The X-Files was the breakout science fiction phenomenon of the 1990s. No other program captured the zeitgest of conspiracy theories, big government paranoia, alien abduction mythology, Gen X individualism, and post-80s seriousness as well as creator Chris Carter’s show, that on paper, probably looked like a ridiculous blend of The Silence of the Lambs and Kolchak: The Night Stalker.
So when FOX announced at the end of March that The X-Files was returning to television 22 years after it debuted, it was big news.
As two people who experienced The X-Files the first time around, Mike and Wendy talk about their experiences with the show (Mike was a true believer, hosted X-Files parties, and even read the comics.) We go into detail about Mike’s love of the show. Here’s a picture of Mike and his wife at a costume wedding in 2013 – note, Mike’s X-Files Division badge is something that he bought at Gen Con in 1996 (when he played The X-Files Collectible Card Game with Langly and Frohike of The Lone Gunmen!)
And to celebrate the return of the show, Mike and Wendy picked 4 real X-Files that inspired the paranormal stories.
They first talk about the episode, “Field Trip”, which is based on the idea of hallucinogenic fungus and shared hallucinations and Mulder and Scully get trapped in a giant cave with a fungus that’s slowly killing them while indulging them in fantasy . Mike and Wendy discuss the episode and a little bit about how madness can be passed from one person to the next.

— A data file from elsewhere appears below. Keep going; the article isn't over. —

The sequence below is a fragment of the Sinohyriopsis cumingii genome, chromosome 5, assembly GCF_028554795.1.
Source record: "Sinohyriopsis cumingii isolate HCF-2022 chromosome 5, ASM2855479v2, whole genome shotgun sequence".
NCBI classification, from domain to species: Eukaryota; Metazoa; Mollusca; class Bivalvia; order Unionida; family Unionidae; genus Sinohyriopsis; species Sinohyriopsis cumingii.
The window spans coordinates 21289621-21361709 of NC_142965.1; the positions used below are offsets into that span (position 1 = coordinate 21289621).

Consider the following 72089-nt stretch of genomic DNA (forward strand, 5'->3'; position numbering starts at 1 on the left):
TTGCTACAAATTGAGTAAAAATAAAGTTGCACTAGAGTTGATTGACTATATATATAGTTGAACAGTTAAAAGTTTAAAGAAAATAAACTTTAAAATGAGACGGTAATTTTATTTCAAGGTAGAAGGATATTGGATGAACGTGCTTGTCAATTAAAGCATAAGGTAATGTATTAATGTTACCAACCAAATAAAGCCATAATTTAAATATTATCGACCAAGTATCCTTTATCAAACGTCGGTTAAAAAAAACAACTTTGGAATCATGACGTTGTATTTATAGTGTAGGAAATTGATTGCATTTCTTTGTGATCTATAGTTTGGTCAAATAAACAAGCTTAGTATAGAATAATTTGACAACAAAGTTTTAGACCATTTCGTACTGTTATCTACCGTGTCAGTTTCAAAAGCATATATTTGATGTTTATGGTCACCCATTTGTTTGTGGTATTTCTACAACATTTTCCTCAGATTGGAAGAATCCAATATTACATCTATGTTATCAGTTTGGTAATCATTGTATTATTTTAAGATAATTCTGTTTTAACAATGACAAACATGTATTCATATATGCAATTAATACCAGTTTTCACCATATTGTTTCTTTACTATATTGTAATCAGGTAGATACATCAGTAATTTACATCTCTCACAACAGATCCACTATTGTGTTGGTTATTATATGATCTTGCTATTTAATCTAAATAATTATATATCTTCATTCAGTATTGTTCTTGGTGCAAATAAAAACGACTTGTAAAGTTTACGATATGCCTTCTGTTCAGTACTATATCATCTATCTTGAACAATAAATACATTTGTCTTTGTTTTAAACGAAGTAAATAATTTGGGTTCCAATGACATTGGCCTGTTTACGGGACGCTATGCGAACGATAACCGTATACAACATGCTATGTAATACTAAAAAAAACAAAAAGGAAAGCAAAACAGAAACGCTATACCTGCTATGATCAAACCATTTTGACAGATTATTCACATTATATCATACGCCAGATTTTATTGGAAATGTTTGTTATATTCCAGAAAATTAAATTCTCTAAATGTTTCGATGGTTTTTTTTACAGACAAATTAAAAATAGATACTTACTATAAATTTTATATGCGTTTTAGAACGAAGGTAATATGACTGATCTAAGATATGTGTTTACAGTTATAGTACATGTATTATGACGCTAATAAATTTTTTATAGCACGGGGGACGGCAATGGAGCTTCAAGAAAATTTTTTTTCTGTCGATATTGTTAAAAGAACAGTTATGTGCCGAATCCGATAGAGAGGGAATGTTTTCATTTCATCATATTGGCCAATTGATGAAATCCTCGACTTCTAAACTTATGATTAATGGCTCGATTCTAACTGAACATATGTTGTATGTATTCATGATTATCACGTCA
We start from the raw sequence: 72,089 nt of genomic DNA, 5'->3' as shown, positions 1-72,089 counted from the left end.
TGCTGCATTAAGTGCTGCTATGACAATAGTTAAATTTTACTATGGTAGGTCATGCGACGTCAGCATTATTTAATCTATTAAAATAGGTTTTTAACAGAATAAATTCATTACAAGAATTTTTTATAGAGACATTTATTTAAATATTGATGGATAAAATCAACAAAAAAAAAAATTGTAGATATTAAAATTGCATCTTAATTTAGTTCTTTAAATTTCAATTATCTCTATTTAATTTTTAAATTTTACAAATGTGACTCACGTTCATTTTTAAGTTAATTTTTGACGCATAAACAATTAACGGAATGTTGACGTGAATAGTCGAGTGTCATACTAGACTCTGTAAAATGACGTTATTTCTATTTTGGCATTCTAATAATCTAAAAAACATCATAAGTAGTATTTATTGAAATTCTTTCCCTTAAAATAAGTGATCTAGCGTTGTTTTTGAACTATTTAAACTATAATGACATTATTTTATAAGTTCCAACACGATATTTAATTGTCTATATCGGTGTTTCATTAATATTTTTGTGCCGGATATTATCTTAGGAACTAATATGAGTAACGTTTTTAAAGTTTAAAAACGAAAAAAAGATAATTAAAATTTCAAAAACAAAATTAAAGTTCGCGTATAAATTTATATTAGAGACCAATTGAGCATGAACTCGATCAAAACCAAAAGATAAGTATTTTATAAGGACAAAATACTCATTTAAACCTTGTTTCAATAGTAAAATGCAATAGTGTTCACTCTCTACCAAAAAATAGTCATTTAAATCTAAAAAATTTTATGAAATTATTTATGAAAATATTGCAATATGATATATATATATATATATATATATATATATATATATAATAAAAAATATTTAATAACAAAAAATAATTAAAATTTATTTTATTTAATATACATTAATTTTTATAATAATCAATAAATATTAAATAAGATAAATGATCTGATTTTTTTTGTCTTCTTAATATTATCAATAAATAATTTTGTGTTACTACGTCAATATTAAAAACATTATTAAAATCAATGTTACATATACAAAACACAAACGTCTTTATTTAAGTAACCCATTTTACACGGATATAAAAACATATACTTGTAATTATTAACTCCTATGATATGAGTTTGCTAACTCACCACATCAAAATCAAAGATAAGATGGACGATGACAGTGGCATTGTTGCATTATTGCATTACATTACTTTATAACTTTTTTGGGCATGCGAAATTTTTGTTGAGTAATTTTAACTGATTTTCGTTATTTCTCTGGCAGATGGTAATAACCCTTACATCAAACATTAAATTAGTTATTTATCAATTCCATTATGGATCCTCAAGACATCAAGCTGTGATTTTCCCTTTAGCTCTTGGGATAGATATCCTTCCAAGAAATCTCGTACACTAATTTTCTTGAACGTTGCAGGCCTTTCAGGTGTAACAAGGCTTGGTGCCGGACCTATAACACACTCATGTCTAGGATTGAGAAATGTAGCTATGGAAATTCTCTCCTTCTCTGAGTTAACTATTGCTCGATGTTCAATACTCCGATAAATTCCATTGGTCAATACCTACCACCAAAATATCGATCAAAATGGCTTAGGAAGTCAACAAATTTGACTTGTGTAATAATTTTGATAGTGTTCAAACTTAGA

Next up is stigmata, which is where someone exhibits the wounds of Jesus (perfect for an episode on Easter Weekend!), the real X-File behind the episode “Revelations” is based on reports from all the way back to the 13th Century with the famous St. Francis of Assisi being the first recorded stigmatic.
The alien/human hybrid is a theme that runs through the real X-File of the alien abduction narrative. Female abductees have claimed that they’ve been impregnated by aliens, run through an accelerated gestation process, and then the baby is taken from them. They remember this trauma through hypnosis and The X-Files used the idea of an alien/human hybrid in the form of a child chess prodigy, Gibson Praise, who was wanted by the US Government as well as the alien invasion force.
Finally, Mike and Wendy talk about the strange history of sin eaters, a tradition from the end of the Enlightenment, where families would pay someone to “eat the sins” of a loved one who had passed, so that the sins would transfer to the eater and the loved one would be free of sin to enter Heaven. The X-Files episode, “The Gift”, deals with a sin eater who can eat the diseases from sick people and take them unto himself.
Then they finish up with a song inspired by the news of the return of The X-Files, a comical warning to Chris Carter and FOX – “Don’t Mess This Up”.
Real X-Files Links
“Reopening The X-Files: ‘Field Trip””, Tor.com
“Shared Hallucination?”, shroomery.org Forum Discussion
Wikipedia entry on Folie deux (shared dementia)
“11 Odd Facts about Magic Mushrooms”, Livescience
Song: Don’t Mess This Up by Sunspot
No matter how you scream and cry.